The fact that Berg and Seeber write from a position of job security that is becoming ever more rare in the academy has already earned their book a sneering dismissal from blogger and sessional instructor Andrew Robinson, who called it a “grotesque example of tenured faculty privilege.“
I don’t agree with this assessment.
The fact that precarious labour is becoming the norm in the academy impacts everyone, including those with tenure. The fact that sessional professors work extremely hard for meagre compensation doesn’t discount the stress that securely-employed faculty experience in their jobs.
Also, there are some parts of the book that can apply to anyone in the academy. The chapter on “Pedagogy and Pleasure” includes mindfulness techniques to help one approach teaching from a grounded, empathetic place. “Time Management and Timelessness” dismisses unrealistic advice proffered by time-management gurus and stresses the importance of setting aside time for deep thinking and intellectual play.
Where I think The Slow Professor does falls short is in addressing how people working within the corporatized university experience its effects differently depending on the nature of their work.
Yes, tenured faculty are stressed out, but they are also enormously privileged in comparison to sessional lecturers and graduate students. Berg and Seeber acknowledge that that “contingent labour is ever on the rise,” but they don’t really engage with this phenomenon in a substantive way.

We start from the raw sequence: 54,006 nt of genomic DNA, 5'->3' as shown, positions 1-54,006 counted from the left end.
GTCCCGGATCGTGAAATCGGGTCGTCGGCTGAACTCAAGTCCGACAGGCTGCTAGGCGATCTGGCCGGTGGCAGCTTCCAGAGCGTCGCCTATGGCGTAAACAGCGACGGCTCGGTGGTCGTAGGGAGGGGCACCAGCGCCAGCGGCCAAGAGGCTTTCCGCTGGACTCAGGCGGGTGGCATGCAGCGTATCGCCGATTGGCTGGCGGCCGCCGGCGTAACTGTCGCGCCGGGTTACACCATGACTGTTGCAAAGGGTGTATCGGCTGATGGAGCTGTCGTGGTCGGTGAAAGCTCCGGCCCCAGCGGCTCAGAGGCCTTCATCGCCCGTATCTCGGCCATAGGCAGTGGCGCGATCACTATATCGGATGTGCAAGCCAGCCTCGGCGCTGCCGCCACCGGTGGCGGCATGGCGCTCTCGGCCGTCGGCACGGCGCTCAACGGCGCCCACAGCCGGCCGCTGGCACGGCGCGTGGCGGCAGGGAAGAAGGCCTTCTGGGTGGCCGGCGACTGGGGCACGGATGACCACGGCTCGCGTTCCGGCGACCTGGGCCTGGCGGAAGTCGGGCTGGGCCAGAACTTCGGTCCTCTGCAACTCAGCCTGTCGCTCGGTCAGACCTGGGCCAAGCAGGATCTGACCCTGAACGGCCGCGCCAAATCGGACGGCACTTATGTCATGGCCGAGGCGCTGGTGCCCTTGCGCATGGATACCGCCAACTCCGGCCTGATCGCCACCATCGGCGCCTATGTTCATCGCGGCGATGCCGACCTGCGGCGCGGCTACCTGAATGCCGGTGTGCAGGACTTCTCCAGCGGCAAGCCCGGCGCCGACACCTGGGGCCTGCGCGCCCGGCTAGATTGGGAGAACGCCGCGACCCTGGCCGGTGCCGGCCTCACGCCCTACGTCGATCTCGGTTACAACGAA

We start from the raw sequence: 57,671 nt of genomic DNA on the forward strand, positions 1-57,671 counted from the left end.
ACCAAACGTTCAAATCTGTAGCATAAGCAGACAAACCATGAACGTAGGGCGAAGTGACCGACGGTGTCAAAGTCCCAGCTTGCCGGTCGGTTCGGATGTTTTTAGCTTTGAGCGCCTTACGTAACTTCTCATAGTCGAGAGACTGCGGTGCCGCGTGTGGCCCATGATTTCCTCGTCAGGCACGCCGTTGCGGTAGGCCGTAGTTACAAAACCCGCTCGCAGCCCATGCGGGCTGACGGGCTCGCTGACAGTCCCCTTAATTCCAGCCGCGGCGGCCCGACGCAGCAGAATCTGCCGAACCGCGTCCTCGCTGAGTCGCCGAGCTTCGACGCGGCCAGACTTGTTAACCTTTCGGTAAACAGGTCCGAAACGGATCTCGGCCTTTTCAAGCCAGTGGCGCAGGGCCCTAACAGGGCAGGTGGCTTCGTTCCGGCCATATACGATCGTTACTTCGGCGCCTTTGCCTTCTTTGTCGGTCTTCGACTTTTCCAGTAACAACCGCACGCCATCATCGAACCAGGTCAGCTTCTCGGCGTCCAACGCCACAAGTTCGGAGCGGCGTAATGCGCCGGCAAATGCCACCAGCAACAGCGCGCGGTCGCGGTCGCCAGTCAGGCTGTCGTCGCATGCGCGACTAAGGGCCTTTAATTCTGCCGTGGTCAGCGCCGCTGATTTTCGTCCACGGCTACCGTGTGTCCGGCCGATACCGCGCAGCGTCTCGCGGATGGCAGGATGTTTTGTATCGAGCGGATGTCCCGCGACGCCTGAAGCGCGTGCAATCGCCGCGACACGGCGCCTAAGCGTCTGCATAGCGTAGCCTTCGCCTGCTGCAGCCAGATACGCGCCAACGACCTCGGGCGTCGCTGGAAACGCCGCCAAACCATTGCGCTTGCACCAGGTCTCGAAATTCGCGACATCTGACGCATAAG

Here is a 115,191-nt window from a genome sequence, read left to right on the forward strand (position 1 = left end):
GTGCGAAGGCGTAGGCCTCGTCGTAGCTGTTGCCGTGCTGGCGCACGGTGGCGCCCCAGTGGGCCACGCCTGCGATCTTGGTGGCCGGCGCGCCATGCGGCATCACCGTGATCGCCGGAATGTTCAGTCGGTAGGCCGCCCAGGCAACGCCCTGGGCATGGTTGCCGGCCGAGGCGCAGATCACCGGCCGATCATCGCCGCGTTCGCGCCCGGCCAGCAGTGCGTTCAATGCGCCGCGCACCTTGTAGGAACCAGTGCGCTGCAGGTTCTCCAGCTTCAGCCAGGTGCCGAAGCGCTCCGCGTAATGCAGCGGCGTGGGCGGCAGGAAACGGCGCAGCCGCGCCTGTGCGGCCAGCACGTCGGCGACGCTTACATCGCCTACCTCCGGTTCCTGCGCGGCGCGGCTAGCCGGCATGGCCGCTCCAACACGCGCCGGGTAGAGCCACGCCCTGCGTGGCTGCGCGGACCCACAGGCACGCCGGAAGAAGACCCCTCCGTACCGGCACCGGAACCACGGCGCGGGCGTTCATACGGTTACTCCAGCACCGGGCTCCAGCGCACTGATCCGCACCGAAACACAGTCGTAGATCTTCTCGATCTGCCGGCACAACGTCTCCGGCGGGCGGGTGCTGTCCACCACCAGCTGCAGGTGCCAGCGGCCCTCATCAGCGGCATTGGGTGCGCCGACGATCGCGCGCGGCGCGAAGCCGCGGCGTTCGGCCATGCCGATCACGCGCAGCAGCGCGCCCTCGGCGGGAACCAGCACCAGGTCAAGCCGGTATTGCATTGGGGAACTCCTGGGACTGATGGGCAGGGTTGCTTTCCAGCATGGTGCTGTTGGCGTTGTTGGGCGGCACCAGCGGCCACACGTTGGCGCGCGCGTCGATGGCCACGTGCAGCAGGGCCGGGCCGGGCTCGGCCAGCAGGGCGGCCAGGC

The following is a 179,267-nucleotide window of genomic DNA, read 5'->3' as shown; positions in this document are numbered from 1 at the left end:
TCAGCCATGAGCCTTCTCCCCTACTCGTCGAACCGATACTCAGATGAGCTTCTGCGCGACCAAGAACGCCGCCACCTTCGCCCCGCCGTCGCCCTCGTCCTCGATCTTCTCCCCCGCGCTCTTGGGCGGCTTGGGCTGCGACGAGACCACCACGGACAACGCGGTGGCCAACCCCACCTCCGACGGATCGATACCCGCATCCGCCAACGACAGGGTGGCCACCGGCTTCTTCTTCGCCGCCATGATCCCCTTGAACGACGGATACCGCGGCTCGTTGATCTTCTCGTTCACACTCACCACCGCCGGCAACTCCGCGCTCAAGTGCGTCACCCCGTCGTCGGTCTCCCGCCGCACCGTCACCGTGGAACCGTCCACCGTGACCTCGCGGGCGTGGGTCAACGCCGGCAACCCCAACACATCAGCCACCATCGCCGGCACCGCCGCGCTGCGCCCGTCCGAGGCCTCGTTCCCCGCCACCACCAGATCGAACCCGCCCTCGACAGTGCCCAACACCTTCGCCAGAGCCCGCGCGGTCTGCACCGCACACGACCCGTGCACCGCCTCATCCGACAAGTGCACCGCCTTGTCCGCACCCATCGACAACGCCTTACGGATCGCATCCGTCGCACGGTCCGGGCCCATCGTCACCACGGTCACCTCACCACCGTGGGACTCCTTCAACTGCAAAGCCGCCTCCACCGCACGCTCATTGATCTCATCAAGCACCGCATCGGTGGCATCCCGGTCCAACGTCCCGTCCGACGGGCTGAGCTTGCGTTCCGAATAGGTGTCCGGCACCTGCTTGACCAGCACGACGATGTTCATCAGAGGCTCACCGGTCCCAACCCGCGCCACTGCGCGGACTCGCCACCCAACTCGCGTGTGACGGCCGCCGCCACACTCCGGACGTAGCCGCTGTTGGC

As such, they miss a real opportunity in this book to think about how individuals can undercut the corporate university by bringing more people into the circle. Tenured faculty have a responsibility to use their institutional privilege to help make the university a more equitable place. This, to my mind, is not at odds with the kinds of individual actions that Berg and Seeber envision the Slow Professor performing.
For example, in “Collegiality and Community” — why not make an effort to get to know sessional lecturers in your department and make sure they’re in the loop about department events? Why not break the culture of silence around mental health by having frank conversations with your graduate students about your own struggles?
These are only two ways Berg and Seeber could have engaged more substantively with the problems of the corporate university without reverting to the language of crisis and speed.
While The Slow Professor is a thought-provoking take on how to combat neoliberal policies as they play out in our institutions, it misses the mark in thinking about the ways individual acts of slowness can spiral outwards to make for a more just system for all.
This one major drawback means that the book — and some of its very good advice — risks turning into a mouthpiece for a few of the university’s most privileged members to continue talking only to each other.
Christina Turner is doctoral student in the department of English at the University of Toronto. She was rabble’s books and blogs intern from 2013-2014.